NatWest SE100 and RBS were the sparkling hosts of Good Stories, the marketing and communications conference for social enterprises and business leaders, which took place in central London on September 6th, produced by Pioneers Post.
The conference looked at ways in which organisations could harness the power of storytelling to build their social enterprises, as well as using PR, branding and marketing more effectively to sell products and services.
Angela Robson, Director of Pearl Works, spoke on a panel alongside journalist Vibeka Mair and communications expert Jamie Veitch in a session which explored creative ways delegates could forge stronger relationships with journalists and secure media coverage for their stories.
So how should social enterprises get the word out? Here are some of the best tips from the day’s speakers from a blog produced by Pioneers Post.
- Communication is about messages, audiences and channels/tools, said Matter&Co founder Tim West. It’s tempting to jump to the tools but be strategic, and spend time on the first two. Invest time in getting your brand right.
- Understand what makes a story. Watch crowdfunding videos for lessons in telling a powerful story in a few minutes, advised consultant Jamie Veitch. Find and pull out themes of tension and conflict.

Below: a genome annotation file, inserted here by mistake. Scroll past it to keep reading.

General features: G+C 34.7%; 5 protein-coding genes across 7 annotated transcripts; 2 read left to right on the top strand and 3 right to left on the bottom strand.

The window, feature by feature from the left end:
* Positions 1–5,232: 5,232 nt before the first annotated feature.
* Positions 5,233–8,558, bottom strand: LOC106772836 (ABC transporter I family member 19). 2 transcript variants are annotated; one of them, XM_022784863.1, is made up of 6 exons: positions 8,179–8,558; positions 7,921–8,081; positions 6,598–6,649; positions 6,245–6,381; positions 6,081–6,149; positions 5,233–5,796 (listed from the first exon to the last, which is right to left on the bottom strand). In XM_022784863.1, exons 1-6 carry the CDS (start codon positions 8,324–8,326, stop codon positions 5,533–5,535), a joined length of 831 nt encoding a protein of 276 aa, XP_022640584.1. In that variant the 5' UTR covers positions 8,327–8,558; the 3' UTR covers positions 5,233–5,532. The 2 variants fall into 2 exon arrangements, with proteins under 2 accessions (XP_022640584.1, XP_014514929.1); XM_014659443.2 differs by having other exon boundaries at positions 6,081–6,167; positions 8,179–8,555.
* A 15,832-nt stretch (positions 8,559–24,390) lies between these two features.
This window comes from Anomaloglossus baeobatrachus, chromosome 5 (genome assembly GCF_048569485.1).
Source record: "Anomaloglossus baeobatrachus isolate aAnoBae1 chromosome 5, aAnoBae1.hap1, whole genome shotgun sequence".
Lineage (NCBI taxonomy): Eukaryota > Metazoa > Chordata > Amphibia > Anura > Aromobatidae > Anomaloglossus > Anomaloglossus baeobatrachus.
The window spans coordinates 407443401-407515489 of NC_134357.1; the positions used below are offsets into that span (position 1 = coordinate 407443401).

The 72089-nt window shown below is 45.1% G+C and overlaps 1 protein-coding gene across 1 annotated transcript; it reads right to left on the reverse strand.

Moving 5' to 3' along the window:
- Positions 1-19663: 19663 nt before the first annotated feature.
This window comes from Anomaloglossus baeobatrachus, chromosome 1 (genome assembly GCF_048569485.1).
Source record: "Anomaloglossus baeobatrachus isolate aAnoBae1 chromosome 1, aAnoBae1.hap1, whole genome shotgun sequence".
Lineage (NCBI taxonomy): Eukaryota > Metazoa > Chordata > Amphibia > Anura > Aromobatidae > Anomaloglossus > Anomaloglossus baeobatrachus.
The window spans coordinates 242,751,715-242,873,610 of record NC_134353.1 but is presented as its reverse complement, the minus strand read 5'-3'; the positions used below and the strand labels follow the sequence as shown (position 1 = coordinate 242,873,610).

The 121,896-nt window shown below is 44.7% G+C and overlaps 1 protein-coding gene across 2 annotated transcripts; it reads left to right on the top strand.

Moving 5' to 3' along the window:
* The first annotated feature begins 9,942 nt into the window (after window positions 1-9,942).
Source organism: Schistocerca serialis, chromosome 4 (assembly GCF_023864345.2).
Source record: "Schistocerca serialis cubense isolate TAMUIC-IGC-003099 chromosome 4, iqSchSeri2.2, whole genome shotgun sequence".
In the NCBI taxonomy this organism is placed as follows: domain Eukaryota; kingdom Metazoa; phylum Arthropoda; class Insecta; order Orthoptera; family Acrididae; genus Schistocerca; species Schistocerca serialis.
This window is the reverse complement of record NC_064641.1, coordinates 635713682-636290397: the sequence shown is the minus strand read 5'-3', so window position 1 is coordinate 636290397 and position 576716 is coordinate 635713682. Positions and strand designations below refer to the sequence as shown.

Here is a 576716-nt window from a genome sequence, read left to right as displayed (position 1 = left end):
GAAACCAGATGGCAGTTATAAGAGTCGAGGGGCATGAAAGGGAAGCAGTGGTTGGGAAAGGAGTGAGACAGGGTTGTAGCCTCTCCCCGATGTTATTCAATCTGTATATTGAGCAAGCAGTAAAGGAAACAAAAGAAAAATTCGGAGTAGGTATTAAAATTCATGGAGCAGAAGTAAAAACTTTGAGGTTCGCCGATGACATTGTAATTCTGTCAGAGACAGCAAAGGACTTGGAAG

- Talk about your people — or let them do the talking themselves, advised Fiona Young from Social Enterprise UK. Larger organisations in particular can be great at the big picture overview with lots of stats but often forget to hone in on the individual stories. Both perspectives are needed.
- Choose your social media platform(s) according to where your audience is. Don’t just create an account on Snapchat/Instagram because that’s what everyone else is doing. Even if you have multiple audiences, it’s still possible to cater to each of them via one platform.
- Get to know how to work with journalists: be persistent, build relationships , send targeted and clear press releases.
- Emma Worley, co-founder of the Philosophy Foundation, advises getting out there and writing yourself. If you read something you disagree with, don’t just ignore it: publish your own take on the issue. LinkedIn or Medium are good platforms if you can’t get a letter or opinion piece published in the press.
The NatWest SE100 Index lists and ranks more than 1,000 social businesses, with powerful data on their growth, profitability and impact. In September, Pioneers Post together with WISE100 (Women in Social Enterprise 100) will launch a list of 100 of the most inspiring and influential women in social enterprise, impact investment and social innovation.
A panel of leading industry figures, including Angela Robson from Pearl Works will judge the nominations and decide on a spotlight of the top 10, which will be announced at a special evening event on October 7th hosted by RIBS andNatWest SE100.